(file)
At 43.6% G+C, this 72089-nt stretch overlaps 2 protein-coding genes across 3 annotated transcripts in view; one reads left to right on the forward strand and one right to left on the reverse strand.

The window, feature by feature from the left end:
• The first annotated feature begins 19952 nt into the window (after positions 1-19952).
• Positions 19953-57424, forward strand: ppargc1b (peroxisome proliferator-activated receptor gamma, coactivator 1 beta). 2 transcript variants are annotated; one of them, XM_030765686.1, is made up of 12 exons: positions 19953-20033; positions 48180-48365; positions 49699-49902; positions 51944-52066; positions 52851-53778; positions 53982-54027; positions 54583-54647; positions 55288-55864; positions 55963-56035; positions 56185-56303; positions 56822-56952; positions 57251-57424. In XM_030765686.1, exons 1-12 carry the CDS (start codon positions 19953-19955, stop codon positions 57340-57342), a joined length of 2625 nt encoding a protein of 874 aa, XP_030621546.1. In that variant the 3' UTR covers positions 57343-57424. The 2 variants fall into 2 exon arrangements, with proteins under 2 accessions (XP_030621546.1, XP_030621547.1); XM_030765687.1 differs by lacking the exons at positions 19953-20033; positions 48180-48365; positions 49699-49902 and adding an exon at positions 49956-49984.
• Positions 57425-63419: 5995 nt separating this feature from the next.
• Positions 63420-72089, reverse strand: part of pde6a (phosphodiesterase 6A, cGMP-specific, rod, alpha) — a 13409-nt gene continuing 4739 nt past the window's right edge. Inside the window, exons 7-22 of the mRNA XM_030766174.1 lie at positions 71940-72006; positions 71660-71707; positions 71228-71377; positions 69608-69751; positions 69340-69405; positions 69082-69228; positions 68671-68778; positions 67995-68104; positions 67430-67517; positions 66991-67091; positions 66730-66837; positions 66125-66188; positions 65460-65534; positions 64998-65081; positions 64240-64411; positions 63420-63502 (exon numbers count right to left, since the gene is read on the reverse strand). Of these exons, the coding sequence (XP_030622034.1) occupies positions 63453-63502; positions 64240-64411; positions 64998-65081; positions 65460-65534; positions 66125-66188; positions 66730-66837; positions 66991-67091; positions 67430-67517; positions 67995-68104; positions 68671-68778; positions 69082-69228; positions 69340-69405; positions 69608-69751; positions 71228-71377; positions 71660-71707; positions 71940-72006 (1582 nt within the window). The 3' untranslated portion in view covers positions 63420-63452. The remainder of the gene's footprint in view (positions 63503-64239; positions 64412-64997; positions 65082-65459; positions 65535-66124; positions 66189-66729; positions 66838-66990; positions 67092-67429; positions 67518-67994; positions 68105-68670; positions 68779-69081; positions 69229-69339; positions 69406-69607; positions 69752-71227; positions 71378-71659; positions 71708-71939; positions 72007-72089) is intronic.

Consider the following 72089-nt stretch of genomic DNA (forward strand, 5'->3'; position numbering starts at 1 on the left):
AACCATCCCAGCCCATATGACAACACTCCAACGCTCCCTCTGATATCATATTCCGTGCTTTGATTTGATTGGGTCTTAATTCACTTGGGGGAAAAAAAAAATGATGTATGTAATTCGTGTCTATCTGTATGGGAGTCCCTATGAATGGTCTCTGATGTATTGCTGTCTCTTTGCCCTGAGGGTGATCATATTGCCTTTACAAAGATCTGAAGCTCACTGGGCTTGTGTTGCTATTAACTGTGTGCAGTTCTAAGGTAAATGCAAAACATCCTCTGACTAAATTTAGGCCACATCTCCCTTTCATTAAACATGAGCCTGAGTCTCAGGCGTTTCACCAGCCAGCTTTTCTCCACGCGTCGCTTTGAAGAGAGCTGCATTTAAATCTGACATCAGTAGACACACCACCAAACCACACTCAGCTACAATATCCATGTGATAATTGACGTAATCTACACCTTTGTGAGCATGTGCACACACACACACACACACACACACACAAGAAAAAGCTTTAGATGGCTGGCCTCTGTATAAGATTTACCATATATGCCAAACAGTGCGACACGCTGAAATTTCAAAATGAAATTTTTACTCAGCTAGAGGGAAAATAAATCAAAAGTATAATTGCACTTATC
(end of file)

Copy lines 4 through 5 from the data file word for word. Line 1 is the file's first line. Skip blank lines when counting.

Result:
• Positions 19953-57424, forward strand: ppargc1b (peroxisome proliferator-activated receptor gamma, coactivator 1 beta). 2 transcript variants are annotated; one of them, XM_030765686.1, is made up of 12 exons: positions 19953-20033; positions 48180-48365; positions 49699-49902; positions 51944-52066; positions 52851-53778; positions 53982-54027; positions 54583-54647; positions 55288-55864; positions 55963-56035; positions 56185-56303; positions 56822-56952; positions 57251-57424. In XM_030765686.1, exons 1-12 carry the CDS (start codon positions 19953-19955, stop codon positions 57340-57342), a joined length of 2625 nt encoding a protein of 874 aa, XP_030621546.1. In that variant the 3' UTR covers positions 57343-57424. The 2 variants fall into 2 exon arrangements, with proteins under 2 accessions (XP_030621546.1, XP_030621547.1); XM_030765687.1 differs by lacking the exons at positions 19953-20033; positions 48180-48365; positions 49699-49902 and adding an exon at positions 49956-49984.
• Positions 57425-63419: 5995 nt separating this feature from the next.